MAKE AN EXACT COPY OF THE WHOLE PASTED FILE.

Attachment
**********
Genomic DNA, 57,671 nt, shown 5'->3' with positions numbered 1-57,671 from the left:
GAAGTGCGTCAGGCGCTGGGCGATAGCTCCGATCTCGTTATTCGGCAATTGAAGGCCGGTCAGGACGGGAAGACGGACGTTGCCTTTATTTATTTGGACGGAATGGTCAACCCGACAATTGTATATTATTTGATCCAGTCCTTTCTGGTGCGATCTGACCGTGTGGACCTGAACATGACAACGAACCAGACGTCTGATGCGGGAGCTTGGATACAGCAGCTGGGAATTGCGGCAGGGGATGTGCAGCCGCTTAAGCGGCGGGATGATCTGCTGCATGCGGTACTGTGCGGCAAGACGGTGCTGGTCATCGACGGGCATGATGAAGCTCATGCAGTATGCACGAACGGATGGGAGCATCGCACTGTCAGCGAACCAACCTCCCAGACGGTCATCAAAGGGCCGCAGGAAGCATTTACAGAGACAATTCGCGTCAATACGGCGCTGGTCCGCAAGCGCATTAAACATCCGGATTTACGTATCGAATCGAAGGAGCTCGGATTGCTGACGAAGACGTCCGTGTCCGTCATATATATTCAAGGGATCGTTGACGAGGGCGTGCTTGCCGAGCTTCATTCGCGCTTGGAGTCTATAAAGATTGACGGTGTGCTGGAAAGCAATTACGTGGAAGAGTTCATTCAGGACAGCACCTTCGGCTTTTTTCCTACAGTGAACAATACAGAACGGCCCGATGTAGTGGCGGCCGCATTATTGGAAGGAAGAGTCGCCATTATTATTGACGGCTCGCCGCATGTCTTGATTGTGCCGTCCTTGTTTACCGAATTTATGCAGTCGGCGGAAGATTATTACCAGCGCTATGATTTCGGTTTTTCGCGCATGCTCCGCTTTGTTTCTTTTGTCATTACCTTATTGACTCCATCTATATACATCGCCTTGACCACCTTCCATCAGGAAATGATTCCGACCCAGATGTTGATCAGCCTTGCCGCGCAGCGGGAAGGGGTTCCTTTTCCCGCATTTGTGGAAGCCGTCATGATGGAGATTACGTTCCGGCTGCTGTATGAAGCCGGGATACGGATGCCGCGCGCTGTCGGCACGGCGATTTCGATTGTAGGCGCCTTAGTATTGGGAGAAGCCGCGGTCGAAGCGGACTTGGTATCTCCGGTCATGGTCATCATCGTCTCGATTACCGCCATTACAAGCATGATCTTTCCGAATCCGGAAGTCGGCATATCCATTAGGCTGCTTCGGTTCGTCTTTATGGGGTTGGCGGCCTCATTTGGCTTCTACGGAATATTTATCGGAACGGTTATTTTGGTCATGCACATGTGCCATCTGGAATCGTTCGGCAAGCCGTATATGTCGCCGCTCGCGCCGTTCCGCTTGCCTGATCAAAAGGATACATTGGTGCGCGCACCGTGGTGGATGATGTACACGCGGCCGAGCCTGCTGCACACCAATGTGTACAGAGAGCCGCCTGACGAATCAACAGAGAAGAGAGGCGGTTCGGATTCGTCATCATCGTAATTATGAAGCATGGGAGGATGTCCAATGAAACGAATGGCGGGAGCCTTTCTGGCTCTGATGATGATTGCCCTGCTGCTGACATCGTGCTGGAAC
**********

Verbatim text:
Genomic DNA, 57,671 nt, shown 5'->3' with positions numbered 1-57,671 from the left:
GAAGTGCGTCAGGCGCTGGGCGATAGCTCCGATCTCGTTATTCGGCAATTGAAGGCCGGTCAGGACGGGAAGACGGACGTTGCCTTTATTTATTTGGACGGAATGGTCAACCCGACAATTGTATATTATTTGATCCAGTCCTTTCTGGTGCGATCTGACCGTGTGGACCTGAACATGACAACGAACCAGACGTCTGATGCGGGAGCTTGGATACAGCAGCTGGGAATTGCGGCAGGGGATGTGCAGCCGCTTAAGCGGCGGGATGATCTGCTGCATGCGGTACTGTGCGGCAAGACGGTGCTGGTCATCGACGGGCATGATGAAGCTCATGCAGTATGCACGAACGGATGGGAGCATCGCACTGTCAGCGAACCAACCTCCCAGACGGTCATCAAAGGGCCGCAGGAAGCATTTACAGAGACAATTCGCGTCAATACGGCGCTGGTCCGCAAGCGCATTAAACATCCGGATTTACGTATCGAATCGAAGGAGCTCGGATTGCTGACGAAGACGTCCGTGTCCGTCATATATATTCAAGGGATCGTTGACGAGGGCGTGCTTGCCGAGCTTCATTCGCGCTTGGAGTCTATAAAGATTGACGGTGTGCTGGAAAGCAATTACGTGGAAGAGTTCATTCAGGACAGCACCTTCGGCTTTTTTCCTACAGTGAACAATACAGAACGGCCCGATGTAGTGGCGGCCGCATTATTGGAAGGAAGAGTCGCCATTATTATTGACGGCTCGCCGCATGTCTTGATTGTGCCGTCCTTGTTTACCGAATTTATGCAGTCGGCGGAAGATTATTACCAGCGCTATGATTTCGGTTTTTCGCGCATGCTCCGCTTTGTTTCTTTTGTCATTACCTTATTGACTCCATCTATATACATCGCCTTGACCACCTTCCATCAGGAAATGATTCCGACCCAGATGTTGATCAGCCTTGCCGCGCAGCGGGAAGGGGTTCCTTTTCCCGCATTTGTGGAAGCCGTCATGATGGAGATTACGTTCCGGCTGCTGTATGAAGCCGGGATACGGATGCCGCGCGCTGTCGGCACGGCGATTTCGATTGTAGGCGCCTTAGTATTGGGAGAAGCCGCGGTCGAAGCGGACTTGGTATCTCCGGTCATGGTCATCATCGTCTCGATTACCGCCATTACAAGCATGATCTTTCCGAATCCGGAAGTCGGCATATCCATTAGGCTGCTTCGGTTCGTCTTTATGGGGTTGGCGGCCTCATTTGGCTTCTACGGAATATTTATCGGAACGGTTATTTTGGTCATGCACATGTGCCATCTGGAATCGTTCGGCAAGCCGTATATGTCGCCGCTCGCGCCGTTCCGCTTGCCTGATCAAAAGGATACATTGGTGCGCGCACCGTGGTGGATGATGTACACGCGGCCGAGCCTGCTGCACACCAATGTGTACAGAGAGCCGCCTGACGAATCAACAGAGAAGAGAGGCGGTTCGGATTCGTCATCATCGTAATTATGAAGCATGGGAGGATGTCCAATGAAACGAATGGCGGGAGCCTTTCTGGCTCTGATGATGATTGCCCTGCTGCTGACATCGTGCTGGAAC